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There was to be a fundamental difference between our worldly experience and our Afterlife one  — between the environment in which we struggle toward growth and perfection known as Olam Hazeh (“this world”), and the one in which we reap the fruits of our labors known as Olam Haba (“The World to Come”) .
This world would need to be set-up in such a way that the inner struggle between the soul and the body  could go on. That way materiality wouldn’t automatically hold sway over spirituality; and spirituality wouldn’t automatically dominate materiality. And while the latter would seem to be a good thing  it actually isn’t, given that our goal of achieving spiritual perfection and drawing close to G-d on our own would be thwarted . And The World to Come needed to be the environment in which spirituality does indeed hold sway over materiality .
 As we indicated in note 3 to 1:3:1 above, we’re talking here about the ideal — the reality in place before Adam and Eve sinned. The equation was altered and the delicate balance of power between spirit and matter shifted after that, as we’ll see.
 In fact, there are two usages of the term “The World to Come” in the tradition. The first one, championed by Rambam (Maimonides), is used to depict the place the soul goes to after death for reward or punishment (Hilchot Teshuvah Ch. 8); while the second, as used by Ramban (Nachmanides), is the place that (nearly) all will go to after the Messianic Era, the Great Day of Judgment, and the Resurrection of the Dead for eternal reward (Sha’ar HaGemul). Both can be termed the Afterlife.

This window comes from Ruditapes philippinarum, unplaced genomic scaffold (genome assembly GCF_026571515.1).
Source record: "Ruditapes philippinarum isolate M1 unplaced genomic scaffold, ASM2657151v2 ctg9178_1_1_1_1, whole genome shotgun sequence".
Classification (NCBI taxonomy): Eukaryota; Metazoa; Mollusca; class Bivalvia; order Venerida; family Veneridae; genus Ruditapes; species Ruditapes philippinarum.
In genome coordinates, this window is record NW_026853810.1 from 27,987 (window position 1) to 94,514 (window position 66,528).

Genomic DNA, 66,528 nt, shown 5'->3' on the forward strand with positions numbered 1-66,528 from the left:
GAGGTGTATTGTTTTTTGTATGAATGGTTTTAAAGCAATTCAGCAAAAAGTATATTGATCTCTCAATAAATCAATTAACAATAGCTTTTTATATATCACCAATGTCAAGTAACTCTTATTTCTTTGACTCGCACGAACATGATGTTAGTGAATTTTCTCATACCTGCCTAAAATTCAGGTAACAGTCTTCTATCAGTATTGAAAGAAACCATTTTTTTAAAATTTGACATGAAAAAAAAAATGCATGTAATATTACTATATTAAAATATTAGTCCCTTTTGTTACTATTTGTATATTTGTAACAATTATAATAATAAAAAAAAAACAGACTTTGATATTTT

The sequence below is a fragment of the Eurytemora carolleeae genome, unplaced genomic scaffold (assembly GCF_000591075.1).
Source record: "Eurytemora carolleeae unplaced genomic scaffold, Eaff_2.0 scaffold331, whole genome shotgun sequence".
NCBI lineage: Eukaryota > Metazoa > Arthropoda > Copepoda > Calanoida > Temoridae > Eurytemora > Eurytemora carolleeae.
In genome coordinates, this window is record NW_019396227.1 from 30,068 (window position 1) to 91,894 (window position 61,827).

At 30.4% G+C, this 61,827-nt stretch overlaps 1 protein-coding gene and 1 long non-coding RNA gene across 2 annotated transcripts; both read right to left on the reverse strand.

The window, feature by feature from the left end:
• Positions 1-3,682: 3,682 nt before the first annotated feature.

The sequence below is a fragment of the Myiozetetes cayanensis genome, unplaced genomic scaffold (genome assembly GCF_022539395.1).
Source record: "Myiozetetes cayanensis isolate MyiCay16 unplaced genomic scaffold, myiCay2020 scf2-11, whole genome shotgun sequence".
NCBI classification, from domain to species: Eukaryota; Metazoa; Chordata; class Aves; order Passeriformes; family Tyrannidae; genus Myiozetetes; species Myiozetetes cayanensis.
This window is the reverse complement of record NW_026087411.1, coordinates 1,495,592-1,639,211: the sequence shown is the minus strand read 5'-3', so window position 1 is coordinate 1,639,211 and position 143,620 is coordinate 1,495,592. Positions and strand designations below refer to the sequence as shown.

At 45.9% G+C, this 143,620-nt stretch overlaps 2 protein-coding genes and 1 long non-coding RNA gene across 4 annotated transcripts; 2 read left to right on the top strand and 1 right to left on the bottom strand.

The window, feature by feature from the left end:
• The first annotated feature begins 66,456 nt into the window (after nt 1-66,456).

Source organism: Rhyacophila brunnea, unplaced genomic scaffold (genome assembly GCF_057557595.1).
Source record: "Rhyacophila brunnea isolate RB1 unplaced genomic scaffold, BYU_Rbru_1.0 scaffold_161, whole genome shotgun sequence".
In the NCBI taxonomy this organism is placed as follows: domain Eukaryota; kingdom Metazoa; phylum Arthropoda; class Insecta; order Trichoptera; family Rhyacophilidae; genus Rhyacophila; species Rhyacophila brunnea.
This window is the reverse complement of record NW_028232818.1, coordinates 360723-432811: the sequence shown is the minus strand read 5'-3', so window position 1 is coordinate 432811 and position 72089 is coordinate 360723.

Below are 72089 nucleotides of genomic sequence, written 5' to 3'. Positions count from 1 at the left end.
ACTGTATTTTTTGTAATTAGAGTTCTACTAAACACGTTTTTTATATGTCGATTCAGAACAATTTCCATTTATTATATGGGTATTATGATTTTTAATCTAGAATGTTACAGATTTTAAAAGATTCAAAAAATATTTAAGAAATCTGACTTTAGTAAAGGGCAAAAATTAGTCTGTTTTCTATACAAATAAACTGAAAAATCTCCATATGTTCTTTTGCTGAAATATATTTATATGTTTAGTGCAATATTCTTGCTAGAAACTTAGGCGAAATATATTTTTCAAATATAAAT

Since death and reward and punishment hadn’t yet entered into the picture, as we’re talking about the time before Adam and Eve sinned, as indicated above, the term Olam Haba discussed here is clearly the one that Ramban addressed.
See Da’at Tevunot 88 for a full discussion of the stages in which the body and the soul respectively hold sway; also see Da’at Tevunot 126. And see 1:3: 10, 13 below.
 Ramchal characterizes the soul here as (the seat of) “reason” as he did in 1:3:2.
 Since it would allow us to arrive at spiritual perfection effortlessly and quickly.
 So it would detract from our freedom of choice and cheapen our spirituality in the end.
 Ramchal adds an interesting remark at the end. He depicts this world as a place “with the sort of natural laws that humanity would need” there, and The World to Come as the place “with the sort of laws that humanity would need” there, without saying what kind of laws or ways there’d be there (though he’s clearly referring to supernatural laws).
In essence, that says that each world has its own way of being and environment. The point is that the Afterlife will not simply be an extension of this world with the sorts of causes and effects we’re used to: it will be utterly different. We alluded to that in our remark above that “there was to be a fundamental difference between our worldly experience and our Afterlife one”.
(c) 2013 Rabbi Yaakov Feldman
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